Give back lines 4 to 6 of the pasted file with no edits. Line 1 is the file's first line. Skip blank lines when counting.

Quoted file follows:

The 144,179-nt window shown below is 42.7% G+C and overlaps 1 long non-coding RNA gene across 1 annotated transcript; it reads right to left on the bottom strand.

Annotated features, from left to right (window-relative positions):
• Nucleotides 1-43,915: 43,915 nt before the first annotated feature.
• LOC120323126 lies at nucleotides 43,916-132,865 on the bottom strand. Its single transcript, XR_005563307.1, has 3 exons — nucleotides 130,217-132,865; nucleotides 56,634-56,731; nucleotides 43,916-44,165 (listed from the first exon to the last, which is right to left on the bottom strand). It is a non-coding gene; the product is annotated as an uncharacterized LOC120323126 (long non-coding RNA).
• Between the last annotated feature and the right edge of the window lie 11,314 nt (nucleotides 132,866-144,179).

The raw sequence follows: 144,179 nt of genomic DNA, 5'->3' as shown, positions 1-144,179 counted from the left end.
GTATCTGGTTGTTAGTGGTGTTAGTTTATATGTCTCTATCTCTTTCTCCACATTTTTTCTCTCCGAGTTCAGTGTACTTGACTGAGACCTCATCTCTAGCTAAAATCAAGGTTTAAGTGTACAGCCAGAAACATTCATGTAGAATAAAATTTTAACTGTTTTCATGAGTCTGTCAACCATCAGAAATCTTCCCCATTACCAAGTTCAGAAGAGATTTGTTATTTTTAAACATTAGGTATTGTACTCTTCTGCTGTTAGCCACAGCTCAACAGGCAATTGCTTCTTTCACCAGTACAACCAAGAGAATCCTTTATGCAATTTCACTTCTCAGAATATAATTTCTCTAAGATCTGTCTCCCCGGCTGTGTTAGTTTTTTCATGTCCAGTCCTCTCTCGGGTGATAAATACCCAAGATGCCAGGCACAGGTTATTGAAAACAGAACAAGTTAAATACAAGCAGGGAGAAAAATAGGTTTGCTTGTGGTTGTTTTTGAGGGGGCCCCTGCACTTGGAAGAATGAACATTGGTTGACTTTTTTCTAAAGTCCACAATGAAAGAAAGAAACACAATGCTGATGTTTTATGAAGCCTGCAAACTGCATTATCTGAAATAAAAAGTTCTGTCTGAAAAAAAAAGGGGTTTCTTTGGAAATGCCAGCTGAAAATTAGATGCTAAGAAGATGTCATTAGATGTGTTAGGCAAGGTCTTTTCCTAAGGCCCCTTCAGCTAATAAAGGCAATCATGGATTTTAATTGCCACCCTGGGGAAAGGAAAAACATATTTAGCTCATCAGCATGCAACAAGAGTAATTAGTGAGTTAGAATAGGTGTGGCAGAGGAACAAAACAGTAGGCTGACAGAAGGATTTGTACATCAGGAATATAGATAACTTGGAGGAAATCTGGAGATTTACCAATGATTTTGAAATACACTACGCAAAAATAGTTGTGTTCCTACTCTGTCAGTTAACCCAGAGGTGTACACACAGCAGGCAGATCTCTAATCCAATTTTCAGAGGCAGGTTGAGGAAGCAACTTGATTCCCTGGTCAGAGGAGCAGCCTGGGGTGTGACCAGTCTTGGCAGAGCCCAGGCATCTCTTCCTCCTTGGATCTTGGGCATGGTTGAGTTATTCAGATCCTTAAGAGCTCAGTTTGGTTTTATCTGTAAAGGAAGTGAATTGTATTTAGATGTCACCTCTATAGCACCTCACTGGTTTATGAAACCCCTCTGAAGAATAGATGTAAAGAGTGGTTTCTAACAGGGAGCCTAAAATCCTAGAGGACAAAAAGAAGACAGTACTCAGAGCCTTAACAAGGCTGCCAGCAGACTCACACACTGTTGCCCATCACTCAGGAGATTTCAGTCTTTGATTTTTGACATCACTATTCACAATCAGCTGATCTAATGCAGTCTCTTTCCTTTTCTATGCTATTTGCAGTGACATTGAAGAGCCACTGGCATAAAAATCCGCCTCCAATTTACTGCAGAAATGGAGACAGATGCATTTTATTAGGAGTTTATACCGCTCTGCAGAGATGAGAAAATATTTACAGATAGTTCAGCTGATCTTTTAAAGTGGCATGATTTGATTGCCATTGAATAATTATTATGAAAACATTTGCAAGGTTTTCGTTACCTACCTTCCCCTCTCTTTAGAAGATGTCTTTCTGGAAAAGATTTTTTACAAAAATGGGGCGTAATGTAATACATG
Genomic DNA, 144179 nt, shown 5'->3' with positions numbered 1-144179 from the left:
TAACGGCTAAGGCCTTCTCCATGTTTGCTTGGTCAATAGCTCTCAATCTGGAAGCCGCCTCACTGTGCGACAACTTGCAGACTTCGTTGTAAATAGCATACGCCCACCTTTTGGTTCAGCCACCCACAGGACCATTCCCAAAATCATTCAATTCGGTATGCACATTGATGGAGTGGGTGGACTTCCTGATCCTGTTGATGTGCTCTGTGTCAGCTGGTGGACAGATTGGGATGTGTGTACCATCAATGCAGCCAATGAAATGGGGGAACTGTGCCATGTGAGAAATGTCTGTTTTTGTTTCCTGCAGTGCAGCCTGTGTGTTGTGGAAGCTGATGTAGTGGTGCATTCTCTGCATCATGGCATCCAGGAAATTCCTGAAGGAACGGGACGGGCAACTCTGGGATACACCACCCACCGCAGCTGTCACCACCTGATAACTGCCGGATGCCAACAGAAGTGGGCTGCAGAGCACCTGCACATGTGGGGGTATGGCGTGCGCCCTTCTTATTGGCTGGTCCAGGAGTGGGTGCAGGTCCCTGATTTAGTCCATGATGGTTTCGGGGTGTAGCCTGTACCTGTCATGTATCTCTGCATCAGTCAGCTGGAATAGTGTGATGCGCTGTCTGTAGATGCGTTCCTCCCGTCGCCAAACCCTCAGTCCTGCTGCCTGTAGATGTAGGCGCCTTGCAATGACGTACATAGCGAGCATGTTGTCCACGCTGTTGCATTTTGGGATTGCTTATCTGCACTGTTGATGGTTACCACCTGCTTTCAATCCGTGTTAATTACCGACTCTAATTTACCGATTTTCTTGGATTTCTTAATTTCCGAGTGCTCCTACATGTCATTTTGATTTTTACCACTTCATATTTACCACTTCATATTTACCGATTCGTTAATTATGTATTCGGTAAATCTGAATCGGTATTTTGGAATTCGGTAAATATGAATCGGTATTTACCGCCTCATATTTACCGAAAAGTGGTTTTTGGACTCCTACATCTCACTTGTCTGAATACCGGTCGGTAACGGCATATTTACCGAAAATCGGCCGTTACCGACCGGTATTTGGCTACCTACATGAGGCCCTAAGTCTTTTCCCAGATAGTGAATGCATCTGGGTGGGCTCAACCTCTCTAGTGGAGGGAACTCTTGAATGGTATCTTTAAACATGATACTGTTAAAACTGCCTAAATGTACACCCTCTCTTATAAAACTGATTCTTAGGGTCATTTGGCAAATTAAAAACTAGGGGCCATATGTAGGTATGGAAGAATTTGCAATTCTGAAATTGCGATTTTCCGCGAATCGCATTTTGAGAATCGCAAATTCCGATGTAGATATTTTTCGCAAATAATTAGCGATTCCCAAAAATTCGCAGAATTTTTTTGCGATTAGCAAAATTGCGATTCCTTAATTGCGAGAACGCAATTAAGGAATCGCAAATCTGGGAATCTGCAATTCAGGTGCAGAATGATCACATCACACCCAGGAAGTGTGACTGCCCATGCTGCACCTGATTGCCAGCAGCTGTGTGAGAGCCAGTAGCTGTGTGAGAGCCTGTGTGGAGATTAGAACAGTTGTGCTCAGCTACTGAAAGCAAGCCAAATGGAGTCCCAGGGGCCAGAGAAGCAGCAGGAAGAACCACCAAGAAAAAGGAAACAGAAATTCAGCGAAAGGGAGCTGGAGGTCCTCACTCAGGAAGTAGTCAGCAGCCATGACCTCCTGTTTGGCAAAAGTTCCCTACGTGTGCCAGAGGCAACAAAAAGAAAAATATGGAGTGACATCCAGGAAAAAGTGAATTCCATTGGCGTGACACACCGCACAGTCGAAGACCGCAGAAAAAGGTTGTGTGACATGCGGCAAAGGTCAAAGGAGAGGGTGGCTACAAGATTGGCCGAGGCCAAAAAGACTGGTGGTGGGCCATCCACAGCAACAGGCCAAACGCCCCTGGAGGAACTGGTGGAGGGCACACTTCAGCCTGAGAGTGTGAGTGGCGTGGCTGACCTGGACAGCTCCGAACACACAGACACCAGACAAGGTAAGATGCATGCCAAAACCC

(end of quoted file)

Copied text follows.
• LOC120323126 lies at nucleotides 43,916-132,865 on the bottom strand. Its single transcript, XR_005563307.1, has 3 exons — nucleotides 130,217-132,865; nucleotides 56,634-56,731; nucleotides 43,916-44,165 (listed from the first exon to the last, which is right to left on the bottom strand). It is a non-coding gene; the product is annotated as an uncharacterized LOC120323126 (long non-coding RNA).
• Between the last annotated feature and the right edge of the window lie 11,314 nt (nucleotides 132,866-144,179).

The raw sequence follows: 144,179 nt of genomic DNA, 5'->3' as shown, positions 1-144,179 counted from the left end.